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Is ‘value’ a dirty word?


As I sit here admiring my 88-cent container of mustard, I can’t help feeling self-conscious.
I know that restaurants advertise their “value menus” and retailers offer no-frills knockoffs of their glitziest products, but I keep picturing the corporate CEOs loathing such concessions as a necessary evil to appease the (ugh!) cheapskate rabble.
(“I thought all the franchise owners got the memo to partner with Billy Graham Evangelistic Association and upsell customers the Eternally Happy Meal!”)
The overused word “value” grates on my nerves, anyway. Shouldn’t it be a “given” that all shoppers seek value for their hard-earned dollars? Who walks into a True Value hardware store and says, “I want a ball peen hammer that contains 999,999 insect parts per million — and keep the change”?
Sometimes it’s readily apparent which functions, ingredients or durability expectations are surrendered when passing up premium products. Other times, not so much. A modestly priced haunted house tour should be judged by the entertainment value of severed heads and swooping bats, not by the thread count of the ghosts!
Okay, I understand that “value” has become a buzzword because it’s only one of many factors that enter into a purchase decision — factors such as medical issues, i.e. making your sister eat her heart out when she sees your awesome new carpet!
Yes, rampant consumerism places mystique, flair and other intangibles on a pedestal. Speaking of intangibles, your car may soon be out of your reach when it’s repossessed because of your top-of-the-line shopping sprees. Maybe the new owner will grant you visitation rights for those coveted windshield wiper blades that mimic the aroma of Gwyneth Paltrow’s nether regions.
I’m not obsessed with status symbols. With few exceptions, I am happy with store-brand foodstuffs and toiletries. I hate paying extra for “the name.” Unless I need a fake passport to escape Nazi Germany, I’m not paying for a name!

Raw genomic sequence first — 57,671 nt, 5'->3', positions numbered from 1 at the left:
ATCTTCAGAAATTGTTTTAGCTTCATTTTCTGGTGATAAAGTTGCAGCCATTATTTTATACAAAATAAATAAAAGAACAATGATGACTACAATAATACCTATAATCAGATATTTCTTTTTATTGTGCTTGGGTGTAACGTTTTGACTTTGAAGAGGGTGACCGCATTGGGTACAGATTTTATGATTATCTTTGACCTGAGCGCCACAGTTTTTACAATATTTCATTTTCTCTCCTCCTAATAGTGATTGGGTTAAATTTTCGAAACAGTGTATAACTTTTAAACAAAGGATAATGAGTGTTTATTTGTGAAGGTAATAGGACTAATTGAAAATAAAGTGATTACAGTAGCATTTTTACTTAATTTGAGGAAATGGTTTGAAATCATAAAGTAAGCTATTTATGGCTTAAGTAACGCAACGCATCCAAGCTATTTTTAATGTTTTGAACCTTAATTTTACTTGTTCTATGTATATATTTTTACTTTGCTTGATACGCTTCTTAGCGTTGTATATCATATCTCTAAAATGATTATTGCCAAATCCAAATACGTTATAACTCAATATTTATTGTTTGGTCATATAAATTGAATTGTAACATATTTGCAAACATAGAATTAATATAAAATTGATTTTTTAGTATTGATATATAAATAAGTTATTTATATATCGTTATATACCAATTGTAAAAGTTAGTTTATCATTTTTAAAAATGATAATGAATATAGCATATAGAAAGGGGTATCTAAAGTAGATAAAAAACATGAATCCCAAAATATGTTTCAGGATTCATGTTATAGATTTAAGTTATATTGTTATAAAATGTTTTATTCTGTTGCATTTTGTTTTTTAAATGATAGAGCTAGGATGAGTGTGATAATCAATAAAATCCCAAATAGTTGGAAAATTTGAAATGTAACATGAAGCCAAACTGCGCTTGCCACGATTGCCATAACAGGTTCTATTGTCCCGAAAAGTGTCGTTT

My wife and I recently clawed our way back into the middle class, but we remain frugal. Time-tested furniture, an unassuming 28-inch TV, coupons, portion control and duct tape are the order of the day. I can manage without overpriced “decadent desserts.” Slightly off-color desserts are more my speed.

I’m glad neither of us had appendicitis during our lean years, because a doorknob and a string are mighty tempting for such operations.
Fun fact: a recent Gallup survey reveals that feet are deliriously happy with reasonably comfortable shoes and generic odor-eaters and couldn’t care less that LeBron James ceremonially broke wind in the general direction of the sneaker assembly line. Go figure!
Granted, people can run the risk of being penny wise and pound foolish. Melissa and I want our cats to have good nutrition. After years of bad luck with used cars, we have gotten comfortable with buying brand-new, brand-name vehicles, but only after due diligence of studying “Consumer Reports” for gas mileage, safety features and maintenance issues.
Regardless of sticker price, we’re not buying a Horseless Carriage-mobile assembled with slave labor in The Only Former Soviet Republic That Putin Wouldn’t Take Back On A Dare.
Situations evolve. Shopping advice is not one-size-fits-all. Figure out your own balance of practicality and ostentation, of quality and price.
Just don’t let social media influencers endanger your health.
“I’m choking! No, don’t perform the Heimlich maneuver! It’s too simple! There must be bells and whistles! I need bells and –gakk!!”

Copyright 2024 Danny Tyree, distributed by Cagle Cartoons newspaper syndicate.